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Possible Duplicate:
JavaScript: min & max Array values?

var test = [-42, 0, 8];
var biggest=-Infinity;
for (i=0; i<test.length;i++)
{if (test[i]>biggest)
    alert('It is!');
  biggest = test[i];
     alert("It isn't!");}
alert("The biggest element is:" + biggest);

I'm trying to write a program to find the biggest number in an array but my code is not working. Any help please?

share|improve this question

marked as duplicate by Bill the Lizard Oct 24 '11 at 2:30

This question has been asked before and already has an answer. If those answers do not fully address your question, please ask a new question.

@darvids0n You beat me by 6 seconds. :) – Mateen Ulhaq Oct 23 '11 at 23:09
test.sort()[test.length-1], just another idea if you're shure it's all numbers. – KooiInc Oct 23 '11 at 23:14
@KooiInc: What about pop() ? – alex Oct 23 '11 at 23:15
@alex: that's all right too, yep. And unshift() then for the lowest value. – KooiInc Oct 23 '11 at 23:17
@KooiInc: sort() converts to strings first, then sorts lexicographically, so you will get not a numeric sort. jsFiddle. – alex Oct 23 '11 at 23:20
up vote 8 down vote accepted

You have been bitten by the "too few braces" bug:

if (test[i]>biggest)
    alert('It is!');
    biggest = test[i]; // THIS IS NOT INSIDE THE IF!

If you fix this, it works just fine.

Of course, you can do this much easier using Math.Max, as this MDN documentation sample shows:

function getMaxOfArray(numArray) {
  return Math.max.apply(null, numArray);
share|improve this answer
This is why I always require braces on conditionals... +1 – user166390 Oct 23 '11 at 23:25
@pst: It's one of those "yeah I know you can do this without braces, but shut up and just use them anyway" issues for me too. – Jon Oct 23 '11 at 23:28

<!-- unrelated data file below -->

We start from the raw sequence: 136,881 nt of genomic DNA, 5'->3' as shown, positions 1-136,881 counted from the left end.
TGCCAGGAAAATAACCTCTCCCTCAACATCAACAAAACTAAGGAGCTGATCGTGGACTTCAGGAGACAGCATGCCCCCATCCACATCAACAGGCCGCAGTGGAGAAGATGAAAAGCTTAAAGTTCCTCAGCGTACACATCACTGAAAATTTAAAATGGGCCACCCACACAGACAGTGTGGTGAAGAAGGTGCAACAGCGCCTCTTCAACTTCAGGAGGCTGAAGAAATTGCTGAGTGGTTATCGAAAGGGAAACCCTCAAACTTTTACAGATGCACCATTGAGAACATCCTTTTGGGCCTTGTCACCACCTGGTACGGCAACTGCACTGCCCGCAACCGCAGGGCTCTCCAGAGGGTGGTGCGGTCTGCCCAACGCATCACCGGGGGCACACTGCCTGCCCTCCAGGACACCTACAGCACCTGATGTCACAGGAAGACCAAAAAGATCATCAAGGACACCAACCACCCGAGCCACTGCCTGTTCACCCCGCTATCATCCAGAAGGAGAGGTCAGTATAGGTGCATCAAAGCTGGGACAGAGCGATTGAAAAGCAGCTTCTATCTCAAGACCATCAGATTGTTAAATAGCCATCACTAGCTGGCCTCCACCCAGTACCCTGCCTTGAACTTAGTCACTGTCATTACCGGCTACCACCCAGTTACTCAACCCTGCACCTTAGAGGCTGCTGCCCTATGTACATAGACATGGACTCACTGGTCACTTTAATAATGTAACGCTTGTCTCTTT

This is a bit clever, but quite succinct and works well.

Just call apply() on Math.max() and pass the array as the arguments.

var maxValue = Math.max.apply(null, arr);


share|improve this answer

An alternative solution

function nsort(a,b){
    return a - b;
var test = [-42, 0, 8, 3, 15, 12],
    max  = test.sort(nsort).pop(); // 15

Demo: http://jsfiddle.net/TkeHb/

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Although you should listen to @alex, this is how you would have done it if there were no Math.max, and you wanted to code C-style:

var test = [-42, 0, 8];

var biggest = -Infinity;

for(var i = 0; i < test.length; ++i)
    if(test[i] > biggest)
        biggest = test[i];

alert("The biggest element is:" + biggest);
share|improve this answer
Use of prop in array .... generally ick. – user166390 Oct 23 '11 at 23:26
@pst Huh? (I'm not much of a JavaScript programmer.) – Mateen Ulhaq Oct 23 '11 at 23:28
@muntoo: It will iterate over all enumerable properties in the object, including the prototype chain. Generally unfavorable when dealing with an Array, you want only the numerical indices. – alex Oct 23 '11 at 23:31
@alex So when would you use foreach()? – Mateen Ulhaq Oct 23 '11 at 23:45
@muntoo Array.forEach in ECMAScript ed5, for(i=0;i<len;i++) for EMCAScript ed3 (or whatever function said favorite library provides ;-) This problem is actually well-suited for Array.reduce aka fold, also in ed5. – user166390 Oct 23 '11 at 23:47

ECMAScript 5th Edition introduces a few higher-order functions for arrays -- yay!.

One is Array.reduce (also known as left fold):

Thus, this can be solved as:

var arr = [-42, 0, 8]
var res = arr.reduce(function (prev,cur) {
   return cur > prev ? cur : prev
}, -Infinity)
res // 8

Not nearly as "elegant" in this case as applying the array as the parameters to Math.max, but higher-order functions can make good additions to a "toolbox" ;-) Consider the slight modification to find the longest string in an array:

var arr = ["Hello", "World!!!", "Wut?"]
var res = arr.reduce(function (prev,cur) {
   return cur.length > prev.length ? cur : prev
}, "")
res // "World!!!"

Try that with Math.max or Array.sort and index/pop ;-)

Happy coding.

While the above is for 5th Edition, a trivial reduce function can be written for ECMAScript 3rd Edition (aka JavaScript 1.5) and equivalent functionality is part of a number of libraries:

function reduce (arr, fn, v) {
  for (var i = 0; i < arr.length; i++) {
    v = fn(v, arr[i])
  return v
// used as:
reduce(arr, function (prev,cur) { ... }, initValue)

(This could be added to the Array prototype, but I consider mucking with core prototypes fairly ugly.)

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+1 for mentioning the modern methods to do this. – alex Oct 24 '11 at 0:30

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